Taking a Sick Day
by Katherine Craddock
Until last night, I had a grand Ten Step Plan laid out for coping with the demands of motherhood while being sick. I had some great advice like Get dressed. It will help you stay on your feet and Act like you’re not sick and you’ll get better sooner. I was determined to be sick AND be the perfect mom at the same time. (Insert maniacal laughter here.)
Before I could even finish writing out my Ten Step Plan, I crashed. I had a complete meltdown. Twice, actually — in one day. My body just couldn’t take Do at least one load of laundry and the dishes. And I certainly couldn’t handle Play through the pain when I absolutely freaked out while playing (sick) in an indoor soccer game, punched a wall, cried hysterically and got the first red card of my life. (I was brutally fouled, and I’m sticking to my story!)
So here is my real, tried and true advice on how to take a sick day when you’re a mom. It’s a short list.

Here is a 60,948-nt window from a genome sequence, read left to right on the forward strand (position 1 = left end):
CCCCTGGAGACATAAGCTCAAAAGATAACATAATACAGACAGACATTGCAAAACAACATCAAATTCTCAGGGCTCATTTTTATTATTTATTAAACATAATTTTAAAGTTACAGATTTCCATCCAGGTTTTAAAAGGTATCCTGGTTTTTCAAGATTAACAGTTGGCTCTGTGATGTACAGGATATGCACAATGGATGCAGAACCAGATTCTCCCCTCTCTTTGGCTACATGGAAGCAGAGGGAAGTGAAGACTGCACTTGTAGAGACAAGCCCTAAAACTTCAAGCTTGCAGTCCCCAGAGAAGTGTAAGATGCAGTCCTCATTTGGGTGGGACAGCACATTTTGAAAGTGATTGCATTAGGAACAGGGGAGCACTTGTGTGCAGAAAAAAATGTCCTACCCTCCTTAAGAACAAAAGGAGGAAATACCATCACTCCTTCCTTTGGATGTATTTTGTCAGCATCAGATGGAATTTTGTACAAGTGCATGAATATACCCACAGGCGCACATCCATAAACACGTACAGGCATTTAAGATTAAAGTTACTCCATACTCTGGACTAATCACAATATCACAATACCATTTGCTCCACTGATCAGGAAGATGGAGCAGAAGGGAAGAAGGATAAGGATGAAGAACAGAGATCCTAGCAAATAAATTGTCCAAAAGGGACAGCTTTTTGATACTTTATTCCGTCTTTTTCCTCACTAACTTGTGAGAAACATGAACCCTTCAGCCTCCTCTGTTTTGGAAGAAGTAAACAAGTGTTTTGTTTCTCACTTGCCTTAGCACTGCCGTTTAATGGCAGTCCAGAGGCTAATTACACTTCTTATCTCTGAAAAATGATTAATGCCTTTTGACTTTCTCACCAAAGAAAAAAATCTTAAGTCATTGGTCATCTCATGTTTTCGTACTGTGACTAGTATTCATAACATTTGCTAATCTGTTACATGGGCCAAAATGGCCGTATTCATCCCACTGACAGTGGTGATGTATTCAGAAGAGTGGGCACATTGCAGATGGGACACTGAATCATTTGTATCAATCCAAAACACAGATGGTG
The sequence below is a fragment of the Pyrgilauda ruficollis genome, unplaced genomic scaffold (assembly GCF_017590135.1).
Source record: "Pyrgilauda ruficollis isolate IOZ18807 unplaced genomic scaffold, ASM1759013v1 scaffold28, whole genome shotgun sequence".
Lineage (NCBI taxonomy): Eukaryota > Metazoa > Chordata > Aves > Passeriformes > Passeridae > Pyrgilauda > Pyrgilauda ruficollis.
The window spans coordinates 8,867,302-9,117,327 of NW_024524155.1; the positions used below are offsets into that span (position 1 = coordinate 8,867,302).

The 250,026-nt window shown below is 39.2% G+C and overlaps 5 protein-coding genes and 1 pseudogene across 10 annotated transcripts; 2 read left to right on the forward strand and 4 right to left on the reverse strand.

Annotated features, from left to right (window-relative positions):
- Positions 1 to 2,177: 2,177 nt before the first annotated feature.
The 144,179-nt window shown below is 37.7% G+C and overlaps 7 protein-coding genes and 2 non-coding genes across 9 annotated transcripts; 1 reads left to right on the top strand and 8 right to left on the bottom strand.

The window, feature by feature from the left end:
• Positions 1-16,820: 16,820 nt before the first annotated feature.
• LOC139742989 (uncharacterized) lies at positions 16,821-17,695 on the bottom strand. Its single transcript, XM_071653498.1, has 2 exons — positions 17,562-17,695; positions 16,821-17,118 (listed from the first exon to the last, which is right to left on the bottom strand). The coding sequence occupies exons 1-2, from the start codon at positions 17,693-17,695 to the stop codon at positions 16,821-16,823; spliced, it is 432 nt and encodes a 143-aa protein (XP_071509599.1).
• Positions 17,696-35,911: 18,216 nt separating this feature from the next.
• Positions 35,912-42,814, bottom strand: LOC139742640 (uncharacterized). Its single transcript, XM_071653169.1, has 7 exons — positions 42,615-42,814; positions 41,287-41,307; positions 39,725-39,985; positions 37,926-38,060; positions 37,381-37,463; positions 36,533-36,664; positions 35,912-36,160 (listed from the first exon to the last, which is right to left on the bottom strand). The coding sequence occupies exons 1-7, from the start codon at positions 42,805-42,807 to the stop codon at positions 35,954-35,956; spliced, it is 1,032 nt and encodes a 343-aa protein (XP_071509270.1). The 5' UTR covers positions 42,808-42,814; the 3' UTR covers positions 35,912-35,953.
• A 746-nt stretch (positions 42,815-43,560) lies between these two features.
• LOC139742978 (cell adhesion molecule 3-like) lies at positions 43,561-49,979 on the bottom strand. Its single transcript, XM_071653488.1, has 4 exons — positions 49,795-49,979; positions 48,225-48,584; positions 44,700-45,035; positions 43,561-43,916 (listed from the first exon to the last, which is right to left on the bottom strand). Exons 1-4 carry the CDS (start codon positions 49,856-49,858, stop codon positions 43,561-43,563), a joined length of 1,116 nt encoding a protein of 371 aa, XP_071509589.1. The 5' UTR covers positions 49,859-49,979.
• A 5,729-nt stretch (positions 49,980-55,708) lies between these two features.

Declare a sick day (or days) and stick to it. Stay in your pajamas and explain to everyone around that they shouldn’t expect much from you. Stay in bed or lounge on the couch. Utilize the “silent babysitter” (your TV) as much as possible. Let your kids play nurse and wait on you hand and foot (my kids actually think this is really fun). Pull out your freezer meals. Listen to the radio or watch a mommy movie. And if you feel compelled to do chores, stick to the basics: Feed and change your kids. Light housework like sorting or working on the computer is ok too. (Interestingly, though, that’s the kind of work people in the office world take a sick day from.)
Whatever you do, focus whatever energy you have toward getting better and cuddling your children as much as you can. If you don’t take care of yourself physically, it opens the door for your emotional and spiritual being to come under attack. In the end, your might not look like a “perfect” mom to family and friends, but you will be a peaceful mom. And there is nothing more perfect than a mom — and a family — at peace. Just ask my referee.
Katherine Craddock is a writer, life-long soccer player and pastor’s wife who is the oldest of nine children and mother to three preschoolers of her own. She lives in Chantilly, Virginia and is part of The King’s Chapel MOPS.